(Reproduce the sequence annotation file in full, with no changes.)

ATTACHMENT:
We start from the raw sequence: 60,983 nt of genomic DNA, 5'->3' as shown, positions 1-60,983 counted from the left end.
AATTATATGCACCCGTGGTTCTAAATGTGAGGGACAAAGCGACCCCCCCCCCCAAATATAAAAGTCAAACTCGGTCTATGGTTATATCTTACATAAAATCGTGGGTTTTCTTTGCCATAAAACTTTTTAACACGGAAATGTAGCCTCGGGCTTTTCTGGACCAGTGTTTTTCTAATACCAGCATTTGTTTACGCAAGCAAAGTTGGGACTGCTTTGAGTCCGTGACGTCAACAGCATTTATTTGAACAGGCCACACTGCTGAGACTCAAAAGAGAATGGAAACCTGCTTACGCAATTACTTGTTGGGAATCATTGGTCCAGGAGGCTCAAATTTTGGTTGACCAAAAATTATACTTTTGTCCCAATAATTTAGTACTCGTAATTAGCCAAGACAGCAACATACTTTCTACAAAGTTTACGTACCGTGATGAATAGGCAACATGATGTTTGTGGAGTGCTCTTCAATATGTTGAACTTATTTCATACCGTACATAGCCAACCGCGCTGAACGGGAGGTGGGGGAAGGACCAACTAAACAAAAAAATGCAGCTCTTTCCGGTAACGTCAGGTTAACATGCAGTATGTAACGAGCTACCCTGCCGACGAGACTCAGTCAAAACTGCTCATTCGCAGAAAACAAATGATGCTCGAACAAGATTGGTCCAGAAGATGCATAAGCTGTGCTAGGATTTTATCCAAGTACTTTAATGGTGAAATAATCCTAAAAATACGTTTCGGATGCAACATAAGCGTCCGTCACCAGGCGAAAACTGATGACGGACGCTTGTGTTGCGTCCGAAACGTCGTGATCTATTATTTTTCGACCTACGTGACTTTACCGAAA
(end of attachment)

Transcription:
We start from the raw sequence: 60,983 nt of genomic DNA, 5'->3' as shown, positions 1-60,983 counted from the left end.
AATTATATGCACCCGTGGTTCTAAATGTGAGGGACAAAGCGACCCCCCCCCCCAAATATAAAAGTCAAACTCGGTCTATGGTTATATCTTACATAAAATCGTGGGTTTTCTTTGCCATAAAACTTTTTAACACGGAAATGTAGCCTCGGGCTTTTCTGGACCAGTGTTTTTCTAATACCAGCATTTGTTTACGCAAGCAAAGTTGGGACTGCTTTGAGTCCGTGACGTCAACAGCATTTATTTGAACAGGCCACACTGCTGAGACTCAAAAGAGAATGGAAACCTGCTTACGCAATTACTTGTTGGGAATCATTGGTCCAGGAGGCTCAAATTTTGGTTGACCAAAAATTATACTTTTGTCCCAATAATTTAGTACTCGTAATTAGCCAAGACAGCAACATACTTTCTACAAAGTTTACGTACCGTGATGAATAGGCAACATGATGTTTGTGGAGTGCTCTTCAATATGTTGAACTTATTTCATACCGTACATAGCCAACCGCGCTGAACGGGAGGTGGGGGAAGGACCAACTAAACAAAAAAATGCAGCTCTTTCCGGTAACGTCAGGTTAACATGCAGTATGTAACGAGCTACCCTGCCGACGAGACTCAGTCAAAACTGCTCATTCGCAGAAAACAAATGATGCTCGAACAAGATTGGTCCAGAAGATGCATAAGCTGTGCTAGGATTTTATCCAAGTACTTTAATGGTGAAATAATCCTAAAAATACGTTTCGGATGCAACATAAGCGTCCGTCACCAGGCGAAAACTGATGACGGACGCTTGTGTTGCGTCCGAAACGTCGTGATCTATTATTTTTCGACCTACGTGACTTTACCGAAA